Blacks Share Blame
If Don Imus is eventually fired, I don't think that he will have to worry. He can get a job with a rap group and denigrate more young Black college students who prefer books and sports, as opposed to gutter words. Young Blacks share the blame in this episode. They have lost all sense of decorum. As an African American who has spent his life fighting against American racism, I am appalled with this generation that has produced the likes of Imus, a "dog" in their so-called hip language. Today, our lives are entirely lacking in propriety; there is no longer the traditional, established and unwritten agreement about what is proper and decent behavior between human beings.
'Imus Deed' Stings
I am saddened and dismayed by this incident, as I believe all Americans of all races, creeds, colors, ages, and walks of life … who care about people and the quest for continued progress in our efforts to heal (can) be reconciled to one another.
Don Imus' words were cutting, the comment was horrendous, and the incident reveals an insensitivity that drives shock waves and horrors through us all.
It was wrong and I believe he should be very sorrowful and he should bear consequences of the two-week suspension that has been given him.
This letter is written to those who believe in God, those who are people of faith everywhere, those who may be seeking to become a person of faith, and those who seek an end to racial strife. What saddens me most about this incident is the number of people of faith, in particular, who have called for Mr. Imus to be fired. No one can appreciate the hurt words cause except those of us who have been on the other end of it.
As an African American pastor of a historic church, a businessman, husband, father, and grandfather I know what it's like.
I not only know what it's like to be called out by my name, treated differently because of the color of my skin, but also to be mistreated and not really hear the words, but also know the feeling you get when you're on the other end of someone else's racial prejudice. I've been there and I so have many who are reading this article. Not only that, there are many of you who are reading this article who have made the unkind statements or committed the "Imus Deed" and you didn't get caught.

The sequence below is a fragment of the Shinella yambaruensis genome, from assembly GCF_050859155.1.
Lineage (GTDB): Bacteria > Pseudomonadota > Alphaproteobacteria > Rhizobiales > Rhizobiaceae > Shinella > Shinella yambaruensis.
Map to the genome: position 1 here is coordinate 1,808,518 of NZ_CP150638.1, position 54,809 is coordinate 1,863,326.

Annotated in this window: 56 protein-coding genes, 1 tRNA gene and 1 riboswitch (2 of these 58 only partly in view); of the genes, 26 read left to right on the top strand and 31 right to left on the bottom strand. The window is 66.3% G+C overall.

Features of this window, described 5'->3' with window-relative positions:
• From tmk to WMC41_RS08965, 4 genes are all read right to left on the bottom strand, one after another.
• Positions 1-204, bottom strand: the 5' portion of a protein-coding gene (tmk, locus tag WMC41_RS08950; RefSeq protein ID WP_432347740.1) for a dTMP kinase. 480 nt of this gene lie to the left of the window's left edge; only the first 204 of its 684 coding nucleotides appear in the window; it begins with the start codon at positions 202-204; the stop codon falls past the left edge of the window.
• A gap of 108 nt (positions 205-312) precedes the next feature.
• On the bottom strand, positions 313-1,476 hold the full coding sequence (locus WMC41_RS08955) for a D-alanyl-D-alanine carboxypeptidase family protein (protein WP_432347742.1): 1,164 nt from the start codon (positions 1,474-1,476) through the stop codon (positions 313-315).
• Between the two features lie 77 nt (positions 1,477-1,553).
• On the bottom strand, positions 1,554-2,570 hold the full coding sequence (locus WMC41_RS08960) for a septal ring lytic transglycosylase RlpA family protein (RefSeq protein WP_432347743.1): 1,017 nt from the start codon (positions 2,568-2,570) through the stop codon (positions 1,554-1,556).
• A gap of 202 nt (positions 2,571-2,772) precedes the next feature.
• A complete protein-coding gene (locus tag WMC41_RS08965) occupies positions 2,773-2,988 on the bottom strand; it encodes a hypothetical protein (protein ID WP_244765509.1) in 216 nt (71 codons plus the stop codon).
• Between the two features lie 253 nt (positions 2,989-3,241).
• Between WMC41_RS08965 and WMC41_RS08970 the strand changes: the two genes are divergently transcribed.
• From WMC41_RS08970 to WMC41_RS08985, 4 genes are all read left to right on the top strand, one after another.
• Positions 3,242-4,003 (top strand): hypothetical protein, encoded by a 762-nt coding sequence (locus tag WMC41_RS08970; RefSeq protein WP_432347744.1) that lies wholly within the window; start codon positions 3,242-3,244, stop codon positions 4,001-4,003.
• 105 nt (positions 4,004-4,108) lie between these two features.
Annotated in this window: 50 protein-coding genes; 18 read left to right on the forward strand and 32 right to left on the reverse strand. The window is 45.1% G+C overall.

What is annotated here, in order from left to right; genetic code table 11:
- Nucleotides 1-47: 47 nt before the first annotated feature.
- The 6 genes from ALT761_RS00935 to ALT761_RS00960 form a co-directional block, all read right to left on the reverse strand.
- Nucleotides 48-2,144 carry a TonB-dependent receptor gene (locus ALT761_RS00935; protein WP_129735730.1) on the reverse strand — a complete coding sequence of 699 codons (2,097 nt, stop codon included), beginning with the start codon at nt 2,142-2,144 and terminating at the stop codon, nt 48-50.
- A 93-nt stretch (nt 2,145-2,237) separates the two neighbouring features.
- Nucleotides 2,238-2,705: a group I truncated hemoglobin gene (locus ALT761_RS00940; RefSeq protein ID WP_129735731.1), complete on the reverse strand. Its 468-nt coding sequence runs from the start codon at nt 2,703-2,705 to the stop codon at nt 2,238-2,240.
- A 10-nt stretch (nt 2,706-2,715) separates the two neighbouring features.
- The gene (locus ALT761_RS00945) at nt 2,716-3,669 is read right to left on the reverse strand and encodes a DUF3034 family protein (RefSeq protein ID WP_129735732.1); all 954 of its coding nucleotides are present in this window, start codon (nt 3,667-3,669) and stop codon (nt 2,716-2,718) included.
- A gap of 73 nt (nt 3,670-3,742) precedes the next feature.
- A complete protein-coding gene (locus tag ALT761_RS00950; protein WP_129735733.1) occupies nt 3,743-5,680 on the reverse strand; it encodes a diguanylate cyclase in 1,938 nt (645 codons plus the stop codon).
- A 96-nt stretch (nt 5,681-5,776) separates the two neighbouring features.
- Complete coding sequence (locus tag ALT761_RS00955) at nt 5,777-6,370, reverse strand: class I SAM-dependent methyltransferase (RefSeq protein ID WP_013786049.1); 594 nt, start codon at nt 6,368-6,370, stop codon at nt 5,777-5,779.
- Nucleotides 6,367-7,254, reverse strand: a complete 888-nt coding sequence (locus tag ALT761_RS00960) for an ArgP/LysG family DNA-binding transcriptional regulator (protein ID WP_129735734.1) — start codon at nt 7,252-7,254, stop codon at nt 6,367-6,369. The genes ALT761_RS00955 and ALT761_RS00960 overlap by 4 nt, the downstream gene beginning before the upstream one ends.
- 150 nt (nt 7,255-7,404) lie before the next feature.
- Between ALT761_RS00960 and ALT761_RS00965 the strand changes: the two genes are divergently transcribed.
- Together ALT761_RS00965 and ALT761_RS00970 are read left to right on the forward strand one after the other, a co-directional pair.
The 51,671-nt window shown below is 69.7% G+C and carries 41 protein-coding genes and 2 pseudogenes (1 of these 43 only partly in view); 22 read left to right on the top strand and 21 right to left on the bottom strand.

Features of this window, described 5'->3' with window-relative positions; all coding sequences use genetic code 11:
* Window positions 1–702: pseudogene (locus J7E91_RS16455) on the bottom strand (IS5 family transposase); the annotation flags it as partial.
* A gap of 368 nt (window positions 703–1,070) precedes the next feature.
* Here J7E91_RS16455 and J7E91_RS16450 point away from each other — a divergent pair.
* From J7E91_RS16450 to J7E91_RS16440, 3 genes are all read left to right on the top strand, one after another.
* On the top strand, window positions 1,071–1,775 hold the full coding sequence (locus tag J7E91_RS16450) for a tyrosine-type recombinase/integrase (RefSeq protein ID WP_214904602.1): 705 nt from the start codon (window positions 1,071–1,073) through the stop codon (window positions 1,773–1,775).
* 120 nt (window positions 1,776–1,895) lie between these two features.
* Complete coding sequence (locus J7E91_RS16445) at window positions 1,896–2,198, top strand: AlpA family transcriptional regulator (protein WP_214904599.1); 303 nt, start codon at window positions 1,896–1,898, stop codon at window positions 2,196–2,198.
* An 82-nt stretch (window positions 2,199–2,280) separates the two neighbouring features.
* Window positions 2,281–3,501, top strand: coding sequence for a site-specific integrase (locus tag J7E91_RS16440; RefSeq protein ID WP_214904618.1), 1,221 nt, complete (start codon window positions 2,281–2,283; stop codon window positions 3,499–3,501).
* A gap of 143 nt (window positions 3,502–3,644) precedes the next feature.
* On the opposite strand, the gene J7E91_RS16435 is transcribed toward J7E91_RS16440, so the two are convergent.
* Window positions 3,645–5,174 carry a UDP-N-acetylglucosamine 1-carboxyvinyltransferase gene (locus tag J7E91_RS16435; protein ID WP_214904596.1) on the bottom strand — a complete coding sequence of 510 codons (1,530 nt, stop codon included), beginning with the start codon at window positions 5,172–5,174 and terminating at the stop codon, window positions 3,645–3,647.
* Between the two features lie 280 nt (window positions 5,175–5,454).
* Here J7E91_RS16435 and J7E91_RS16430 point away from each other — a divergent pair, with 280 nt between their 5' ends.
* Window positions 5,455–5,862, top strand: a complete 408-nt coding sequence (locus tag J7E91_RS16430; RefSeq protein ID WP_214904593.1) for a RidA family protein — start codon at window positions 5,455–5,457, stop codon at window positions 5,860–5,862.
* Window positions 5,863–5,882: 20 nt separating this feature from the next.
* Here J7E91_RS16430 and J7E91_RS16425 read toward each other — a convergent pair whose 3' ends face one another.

As people of faith it's in our DNA to love, forgive and to reconcile. As a country it's amazing to me from politics to the pulpit we want to invoke God's name whenever it's convenient; but I'll be most pleased when we begin, (starting at the White House and with Congress), invoking God's principles — namely love, forgiveness and reconciliation — that's God's name in action.
Don Imus is an easy target for the moment, but I ask each of us to think back, did the slave owners "get fired or suffer retribution" after the Emancipation Proclamation? Did the doer of the deeds of Jim Crow "get fired" for the wrongs they wrought? Did Nelson Mandela say, when released from prison after 27 years in apartheid South Africa — "fire F.W. DeClerk and all who have wronged South Africans?" The list goes on, but the message is the same — when people publicly hurt and cause harm, two wrongs don't make a right. Imus was wrong. Jim Crow was wrong. Slavery was wrong. But let's not forget, Martin and his crowd were right!
The more we go around "getting even" with one another the more we tear at the fabric of what makes us the great bastion of hope and strength to the world — we learn our lessons, sincerely put our experience into action, and move on.
To those who are reading this article and feel that I'm the "Uncle Don" or "House Servant" personified — I feel very sorry for you. Believe me, it's far deeper than that. I know that if we started "firing" everyone who has caused harm or hurt to someone else either by words or deeds, we would look around and find so many "jobs" vacant it wouldn't even be funny.
To the Rev. Al Sharpton and all members of the clergy and people of faith everywhere, I'm ashamed of the call for "firing." That's the easy way out. The harder way is to help people like Don Imus turn this incident around and as he's learned — help others learn. We need him and we need his show as a mouthpiece to drown out all the other hatred and bitterness across the airwaves.
I close this letter by challenging people of capacity all over this country and world who read this to put into action what we really need at the deepest fabric of our psyche — a way to receive our consequences, sincerely reconcile ourselves to one another, learn the lesson(s), put that experience into action, and move on. I also ask that you write to me at www.vancouveravechurch.org and express your thoughts.
J.W. Matt Hennessee, Snr. Pastor,
Vancouver Avenue First Baptist